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Next Generation Sequencing to Define Prokaryotic and Fungal Diversity in the Bovine Rumen
- Fouts, Derrick E., Szpakowski, Sebastian, Purushe, Janaki, Torralba, Manolito, Waterman, Richard C., MacNeil, Michael D., Alexander, Leeson J., Nelson, Karen E., Kolokotronis, Sergios-Orestis
- Butyrivibrio, Prevotella, cattle feeding, community structure, cows, databases, diet, feed conversion, feeds, forage, fungal communities, fungi, genes, loci, nucleotide sequences, ribosomal RNA, rumen, rumen fungi, species diversity, surveys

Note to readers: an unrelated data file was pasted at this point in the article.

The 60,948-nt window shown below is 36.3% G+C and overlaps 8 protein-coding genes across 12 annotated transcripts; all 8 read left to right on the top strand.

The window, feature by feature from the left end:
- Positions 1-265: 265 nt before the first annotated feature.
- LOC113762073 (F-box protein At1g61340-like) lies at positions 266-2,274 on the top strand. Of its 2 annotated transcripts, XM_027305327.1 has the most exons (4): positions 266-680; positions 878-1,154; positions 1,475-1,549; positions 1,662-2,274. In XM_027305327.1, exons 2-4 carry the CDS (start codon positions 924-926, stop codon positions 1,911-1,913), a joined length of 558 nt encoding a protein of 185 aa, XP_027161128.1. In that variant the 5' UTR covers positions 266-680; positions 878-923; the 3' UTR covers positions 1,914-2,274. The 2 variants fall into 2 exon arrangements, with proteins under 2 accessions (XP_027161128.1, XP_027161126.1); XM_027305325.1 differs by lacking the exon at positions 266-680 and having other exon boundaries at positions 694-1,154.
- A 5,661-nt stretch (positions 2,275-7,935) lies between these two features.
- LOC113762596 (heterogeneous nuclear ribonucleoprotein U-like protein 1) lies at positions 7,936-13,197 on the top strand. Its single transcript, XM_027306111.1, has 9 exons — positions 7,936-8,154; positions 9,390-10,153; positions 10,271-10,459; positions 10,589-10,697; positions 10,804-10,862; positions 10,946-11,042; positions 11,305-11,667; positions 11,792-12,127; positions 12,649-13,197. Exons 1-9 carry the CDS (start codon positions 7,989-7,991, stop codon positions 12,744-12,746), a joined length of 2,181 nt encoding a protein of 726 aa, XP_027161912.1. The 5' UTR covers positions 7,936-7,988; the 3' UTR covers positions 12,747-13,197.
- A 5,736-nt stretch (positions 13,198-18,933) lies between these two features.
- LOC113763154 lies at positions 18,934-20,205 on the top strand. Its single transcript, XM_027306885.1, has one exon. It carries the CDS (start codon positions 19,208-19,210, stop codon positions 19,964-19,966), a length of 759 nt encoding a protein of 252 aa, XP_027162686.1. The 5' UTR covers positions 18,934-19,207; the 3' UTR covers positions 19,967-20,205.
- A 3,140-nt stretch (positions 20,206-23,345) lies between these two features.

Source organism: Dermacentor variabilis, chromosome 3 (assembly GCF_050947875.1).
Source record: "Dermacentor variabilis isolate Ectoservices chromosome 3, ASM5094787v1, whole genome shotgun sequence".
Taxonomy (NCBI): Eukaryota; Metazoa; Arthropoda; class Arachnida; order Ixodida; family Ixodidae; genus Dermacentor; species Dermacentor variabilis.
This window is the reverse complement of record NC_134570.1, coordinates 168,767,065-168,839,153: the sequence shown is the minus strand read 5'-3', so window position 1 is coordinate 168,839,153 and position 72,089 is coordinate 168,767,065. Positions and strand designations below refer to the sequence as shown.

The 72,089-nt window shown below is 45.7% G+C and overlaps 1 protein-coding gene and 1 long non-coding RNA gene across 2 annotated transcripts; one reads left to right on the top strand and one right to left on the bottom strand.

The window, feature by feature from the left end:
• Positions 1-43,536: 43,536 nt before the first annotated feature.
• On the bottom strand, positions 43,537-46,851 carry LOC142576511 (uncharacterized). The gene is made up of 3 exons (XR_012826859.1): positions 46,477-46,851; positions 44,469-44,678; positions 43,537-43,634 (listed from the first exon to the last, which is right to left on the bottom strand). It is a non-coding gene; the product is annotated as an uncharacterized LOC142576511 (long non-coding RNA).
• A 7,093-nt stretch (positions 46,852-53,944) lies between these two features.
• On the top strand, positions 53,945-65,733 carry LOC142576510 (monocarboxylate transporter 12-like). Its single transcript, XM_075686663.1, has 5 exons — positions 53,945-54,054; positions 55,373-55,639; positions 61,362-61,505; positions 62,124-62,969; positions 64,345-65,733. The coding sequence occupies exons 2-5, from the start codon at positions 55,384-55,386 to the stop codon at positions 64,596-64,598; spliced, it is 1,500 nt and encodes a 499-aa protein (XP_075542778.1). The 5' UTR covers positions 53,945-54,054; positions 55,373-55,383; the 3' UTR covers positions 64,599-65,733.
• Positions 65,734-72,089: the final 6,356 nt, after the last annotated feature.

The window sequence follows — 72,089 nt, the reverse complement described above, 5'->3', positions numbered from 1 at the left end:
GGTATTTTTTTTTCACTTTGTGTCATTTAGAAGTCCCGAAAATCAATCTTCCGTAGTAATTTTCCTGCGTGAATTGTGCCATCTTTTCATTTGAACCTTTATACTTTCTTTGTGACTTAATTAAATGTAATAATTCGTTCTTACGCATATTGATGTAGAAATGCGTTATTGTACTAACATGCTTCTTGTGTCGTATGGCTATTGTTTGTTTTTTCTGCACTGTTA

- A combination of Sanger and 454 sequences of small subunit rRNA loci were used to interrogate microbial diversity in the bovine rumen of 12 cows consuming a forage diet. Observed bacterial species richness, based on the V1–V3 region of the 16S rRNA gene, was between 1,903 to 2,432 species-level operational taxonomic units (OTUs) when 5,520 reads were sampled per animal. Eighty percent of species-level OTUs were dominated by members of the order Clostridiales , Bacteroidales , Erysipelotrichales and unclassified TM7. Abundance of Prevotella species varied widely among the 12 animals. Archaeal species richness, also based on 16S rRNA, was between 8 and 13 OTUs, representing 5 genera. The majority of archaeal OTUs (84%) found in this study were previously observed in public databases with only two new OTUs discovered. Observed rumen fungal species richness, based on the 18S rRNA gene, was between 21 and 40 OTUs with 98.4–99.9% of OTUs represented by more than one read, using Good’s coverage. Examination of the fungal community identified numerous novel groups. Prevotella and Tannerella were overrepresented in the liquid fraction of the rumen while Butyrivibrio and Blautia were significantly overrepresented in the solid fraction of the rumen. No statistical difference was observed between the liquid and solid fractions in biodiversity of archaea and fungi. The survey of microbial communities and analysis of cross-domain correlations suggested there is a far greater extent of microbial diversity in the bovine rumen than previously appreciated, and that next generation sequencing technologies promise to reveal novel species, interactions and pathways that can be studied further in order to better understand how rumen microbial community structure and function affects ruminant feed efficiency, biofuel production, and environmental impact.